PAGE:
If you’ve been following the conversations at South by Southwest this week, you know there’s been some spirited debate about government’s use of social media. From our vantage point looking across the federal social media landscape, we’ve made big advances in adopting emerging social technologies. But there’s no doubt about the untapped potential for social media as a public service and building awareness of how agencies are using these tools.
Like many of the public servants at SXSW this year, Mayor Cory Booker of Newark, NJ underscored the need for government to use social media as an interactive, collaborative platform — not just an “announcement system, like you used to listen to in class: the cafeteria will be serving roast beef, and I will be at this place or that place.”
We couldn’t agree more. We’d like to take this opportunity to show how agencies engage with citizens through social media to improve services, and share ideas for how all of government can do better.
Social media in government should either measurably improve citizen services for all or reduce costs. What does that mean for citizens? Here are some examples:
Many people depend on student loans for pay for college, and that’s why Department of Education’s Federal Student Aid Program hosts monthly Twitter chats and answers questions daily using the #AskFAFSA hashtag. In January alone their small team interacted with 500 citizens and answered 156 questions — and they’re looking forward to answering more questions from communities around the nation.
- Engagement isn’t just about answering questions though — citizens can interact with government to learn how to better use services when it counts. Right now through the Nation Disaster Preparedness Training Center, FEMA and other partners are providing an interactive training experience for emergency response using the #NDPTC hashtag. We all remember the coordinated preparation and response to Storm Sandy — now emergency response teams in affected areas and anywhere can learn from and contribute to emergency response education to make our services even better.
- Social media can also save government time and money through crowdsourcing. The National Archives and Records Administration launched the Citizen Archivist Dashboard to create an engaged community to transcribe 300 digitized documents (more than 1,000 pages) in only two weeks. When the 1940 Census was released in 2012, more than 170,000 socially-engaged volunteers indexed or transcribed more than 132 million names in five months. The ability to create such an engaged community is something all agencies in public service can achieve.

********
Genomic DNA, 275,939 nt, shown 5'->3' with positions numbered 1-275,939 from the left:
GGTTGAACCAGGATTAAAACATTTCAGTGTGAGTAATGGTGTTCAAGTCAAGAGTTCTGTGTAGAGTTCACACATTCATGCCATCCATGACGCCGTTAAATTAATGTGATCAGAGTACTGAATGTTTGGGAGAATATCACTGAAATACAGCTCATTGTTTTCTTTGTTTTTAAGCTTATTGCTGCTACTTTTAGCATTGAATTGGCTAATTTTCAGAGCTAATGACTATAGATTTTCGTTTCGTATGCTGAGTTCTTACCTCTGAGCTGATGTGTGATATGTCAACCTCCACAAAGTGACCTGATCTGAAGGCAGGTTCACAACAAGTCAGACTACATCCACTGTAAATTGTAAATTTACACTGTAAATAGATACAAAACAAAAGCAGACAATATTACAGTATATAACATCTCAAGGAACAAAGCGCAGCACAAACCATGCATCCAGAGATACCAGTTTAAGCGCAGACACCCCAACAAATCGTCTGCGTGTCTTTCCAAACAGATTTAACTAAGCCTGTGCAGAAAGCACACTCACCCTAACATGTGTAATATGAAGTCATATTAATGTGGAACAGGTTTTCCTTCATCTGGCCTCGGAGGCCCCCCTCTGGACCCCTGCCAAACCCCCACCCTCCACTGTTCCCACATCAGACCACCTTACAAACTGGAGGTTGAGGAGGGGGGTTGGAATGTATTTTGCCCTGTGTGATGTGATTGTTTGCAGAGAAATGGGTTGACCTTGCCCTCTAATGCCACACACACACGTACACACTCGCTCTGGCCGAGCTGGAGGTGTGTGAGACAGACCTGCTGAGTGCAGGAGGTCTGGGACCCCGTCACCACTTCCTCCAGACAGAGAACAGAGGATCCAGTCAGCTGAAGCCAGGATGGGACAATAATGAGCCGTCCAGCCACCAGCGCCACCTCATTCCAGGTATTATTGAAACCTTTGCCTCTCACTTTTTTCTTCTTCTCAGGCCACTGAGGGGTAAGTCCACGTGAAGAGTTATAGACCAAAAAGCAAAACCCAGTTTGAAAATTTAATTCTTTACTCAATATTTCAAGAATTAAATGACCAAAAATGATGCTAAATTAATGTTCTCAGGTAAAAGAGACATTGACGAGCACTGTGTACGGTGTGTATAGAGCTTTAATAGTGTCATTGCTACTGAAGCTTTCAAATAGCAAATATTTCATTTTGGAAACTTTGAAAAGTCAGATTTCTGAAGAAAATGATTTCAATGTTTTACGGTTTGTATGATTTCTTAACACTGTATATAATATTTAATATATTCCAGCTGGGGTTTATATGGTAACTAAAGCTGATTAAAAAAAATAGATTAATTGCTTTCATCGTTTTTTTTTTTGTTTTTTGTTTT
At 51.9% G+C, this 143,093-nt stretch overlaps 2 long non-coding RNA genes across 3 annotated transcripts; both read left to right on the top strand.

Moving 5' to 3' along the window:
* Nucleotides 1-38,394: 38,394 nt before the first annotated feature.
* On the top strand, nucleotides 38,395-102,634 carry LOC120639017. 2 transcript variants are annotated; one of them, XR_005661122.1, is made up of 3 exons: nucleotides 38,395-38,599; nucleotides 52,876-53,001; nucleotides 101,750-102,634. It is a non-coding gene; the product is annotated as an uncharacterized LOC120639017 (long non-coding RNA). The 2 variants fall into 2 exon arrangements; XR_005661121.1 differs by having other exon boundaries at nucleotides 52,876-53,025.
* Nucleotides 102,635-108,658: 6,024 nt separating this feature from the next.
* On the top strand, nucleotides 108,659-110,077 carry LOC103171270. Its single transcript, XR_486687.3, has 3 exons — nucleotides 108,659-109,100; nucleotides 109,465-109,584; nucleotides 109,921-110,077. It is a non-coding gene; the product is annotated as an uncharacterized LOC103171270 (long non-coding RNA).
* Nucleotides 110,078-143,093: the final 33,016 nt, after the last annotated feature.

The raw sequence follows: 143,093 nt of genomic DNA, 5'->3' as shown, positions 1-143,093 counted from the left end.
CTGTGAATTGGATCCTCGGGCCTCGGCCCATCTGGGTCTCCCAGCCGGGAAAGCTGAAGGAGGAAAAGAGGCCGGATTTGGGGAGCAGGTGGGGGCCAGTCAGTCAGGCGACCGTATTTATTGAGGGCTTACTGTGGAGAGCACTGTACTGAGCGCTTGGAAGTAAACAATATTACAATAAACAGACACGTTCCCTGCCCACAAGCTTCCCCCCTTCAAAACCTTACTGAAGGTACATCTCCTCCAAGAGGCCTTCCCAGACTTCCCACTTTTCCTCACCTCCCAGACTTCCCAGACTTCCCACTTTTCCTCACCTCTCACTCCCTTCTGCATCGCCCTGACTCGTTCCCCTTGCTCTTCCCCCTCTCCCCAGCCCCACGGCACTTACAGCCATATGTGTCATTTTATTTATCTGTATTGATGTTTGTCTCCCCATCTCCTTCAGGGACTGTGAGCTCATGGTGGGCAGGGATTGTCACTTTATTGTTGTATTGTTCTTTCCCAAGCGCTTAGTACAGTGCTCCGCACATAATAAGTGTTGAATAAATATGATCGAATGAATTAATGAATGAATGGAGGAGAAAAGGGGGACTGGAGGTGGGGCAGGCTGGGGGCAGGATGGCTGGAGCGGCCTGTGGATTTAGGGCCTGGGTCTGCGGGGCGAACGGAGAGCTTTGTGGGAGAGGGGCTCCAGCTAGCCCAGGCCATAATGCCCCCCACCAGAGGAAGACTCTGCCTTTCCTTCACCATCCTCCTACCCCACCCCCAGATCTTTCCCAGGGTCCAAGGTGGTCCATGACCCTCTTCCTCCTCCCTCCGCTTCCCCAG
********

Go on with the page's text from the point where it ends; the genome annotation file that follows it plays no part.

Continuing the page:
From there we look to TRICARE’s social customer service for military healthcare; Millennium Challenge Corporation’s Thanksgiving town hall on hunger; or 260 overseas and 56 domestic State Department offices using social media to engage with citizens on visas and travel safety. USA.gov and GobiernoUSA.gov set a goal for FY13 to answers 1,500 questions alone in English and Spanish, an increase of 25 percent.
These are just a few examples of using social media for direct customer service engagement. There’s also huge potential we’re seeing for entrepreneurs to create better programs and services through social APIs, or social data analysis for earthquake early warnings or prediction of flu outbreaks.
While we think engagement opportunities between agencies and citizens is far from roast beef as usual, we also know there is a lot of hard work ahead of us to reach the full promise of social media as a public service. Some of the keys to success moving forward will depend on:
- Mainstream awareness of opportunities to collaborate. We need communities to know they can participate in the kind of engagement that Mayor Booker is talking about.
- Collaborative approaches — more integrated, cross-cutting solutions.
- Unlocked social data through APIs and analysis to empower programs, citizens and small businesses.
- Improved accessibility for persons with disabilities and the aging population.
And of course, there are those who are still only sharing, and not yet listening or engaging. Just like you we frown upon it:
We want to get to YES. But that means being able to measure return on investment. This is why the Federal Social Media Community of Practice released federal-wide social media performance metrics guidance, so agencies can better measure, report and improve strategic outcomes of social media.
There’s a lot of work ahead to get there, but we’re here to do it. The important part is that together with citizens, small businesses and other organizations we are committed to listening to feedback and using it to improve our social media services as the technology continues to emerge.
So the question is, what can we do for you?
Share with us your ideas here or on the #socialgov hashtag, and we’ll be there to meet you.